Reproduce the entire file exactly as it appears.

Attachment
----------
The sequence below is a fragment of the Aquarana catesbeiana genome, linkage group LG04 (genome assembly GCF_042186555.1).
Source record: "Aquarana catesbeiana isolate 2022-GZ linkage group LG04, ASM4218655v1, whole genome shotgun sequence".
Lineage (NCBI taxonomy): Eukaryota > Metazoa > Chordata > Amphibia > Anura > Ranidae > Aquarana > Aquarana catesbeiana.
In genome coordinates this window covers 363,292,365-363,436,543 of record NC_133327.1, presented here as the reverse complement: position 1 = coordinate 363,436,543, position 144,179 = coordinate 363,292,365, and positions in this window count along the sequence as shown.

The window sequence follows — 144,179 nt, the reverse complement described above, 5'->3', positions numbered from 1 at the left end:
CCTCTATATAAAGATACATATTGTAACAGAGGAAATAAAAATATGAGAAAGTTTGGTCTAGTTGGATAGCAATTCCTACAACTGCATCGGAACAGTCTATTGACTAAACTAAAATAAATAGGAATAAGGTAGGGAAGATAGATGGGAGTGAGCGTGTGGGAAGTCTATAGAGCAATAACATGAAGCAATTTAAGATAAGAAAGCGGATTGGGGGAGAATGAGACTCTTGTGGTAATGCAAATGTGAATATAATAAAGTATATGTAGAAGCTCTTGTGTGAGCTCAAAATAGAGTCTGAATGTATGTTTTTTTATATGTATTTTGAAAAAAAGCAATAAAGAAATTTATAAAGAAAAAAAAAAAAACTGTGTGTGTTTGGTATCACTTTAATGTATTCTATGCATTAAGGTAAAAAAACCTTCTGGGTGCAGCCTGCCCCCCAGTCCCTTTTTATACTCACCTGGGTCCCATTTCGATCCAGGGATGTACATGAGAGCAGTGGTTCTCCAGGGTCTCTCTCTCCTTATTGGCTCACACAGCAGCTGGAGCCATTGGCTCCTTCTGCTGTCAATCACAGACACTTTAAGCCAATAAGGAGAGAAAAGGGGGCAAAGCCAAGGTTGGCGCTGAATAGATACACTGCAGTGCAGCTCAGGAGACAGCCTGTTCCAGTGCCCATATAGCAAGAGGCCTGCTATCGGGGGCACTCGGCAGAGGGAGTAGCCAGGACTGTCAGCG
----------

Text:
The sequence below is a fragment of the Aquarana catesbeiana genome, linkage group LG04 (genome assembly GCF_042186555.1).
Source record: "Aquarana catesbeiana isolate 2022-GZ linkage group LG04, ASM4218655v1, whole genome shotgun sequence".
Lineage (NCBI taxonomy): Eukaryota > Metazoa > Chordata > Amphibia > Anura > Ranidae > Aquarana > Aquarana catesbeiana.
In genome coordinates this window covers 363,292,365-363,436,543 of record NC_133327.1, presented here as the reverse complement: position 1 = coordinate 363,436,543, position 144,179 = coordinate 363,292,365, and positions in this window count along the sequence as shown.

The window sequence follows — 144,179 nt, the reverse complement described above, 5'->3', positions numbered from 1 at the left end:
CCTCTATATAAAGATACATATTGTAACAGAGGAAATAAAAATATGAGAAAGTTTGGTCTAGTTGGATAGCAATTCCTACAACTGCATCGGAACAGTCTATTGACTAAACTAAAATAAATAGGAATAAGGTAGGGAAGATAGATGGGAGTGAGCGTGTGGGAAGTCTATAGAGCAATAACATGAAGCAATTTAAGATAAGAAAGCGGATTGGGGGAGAATGAGACTCTTGTGGTAATGCAAATGTGAATATAATAAAGTATATGTAGAAGCTCTTGTGTGAGCTCAAAATAGAGTCTGAATGTATGTTTTTTTATATGTATTTTGAAAAAAAGCAATAAAGAAATTTATAAAGAAAAAAAAAAAAACTGTGTGTGTTTGGTATCACTTTAATGTATTCTATGCATTAAGGTAAAAAAACCTTCTGGGTGCAGCCTGCCCCCCAGTCCCTTTTTATACTCACCTGGGTCCCATTTCGATCCAGGGATGTACATGAGAGCAGTGGTTCTCCAGGGTCTCTCTCTCCTTATTGGCTCACACAGCAGCTGGAGCCATTGGCTCCTTCTGCTGTCAATCACAGACACTTTAAGCCAATAAGGAGAGAAAAGGGGGCAAAGCCAAGGTTGGCGCTGAATAGATACACTGCAGTGCAGCTCAGGAGACAGCCTGTTCCAGTGCCCATATAGCAAGAGGCCTGCTATCGGGGGCACTCGGCAGAGGGAGTAGCCAGGACTGTCAGCG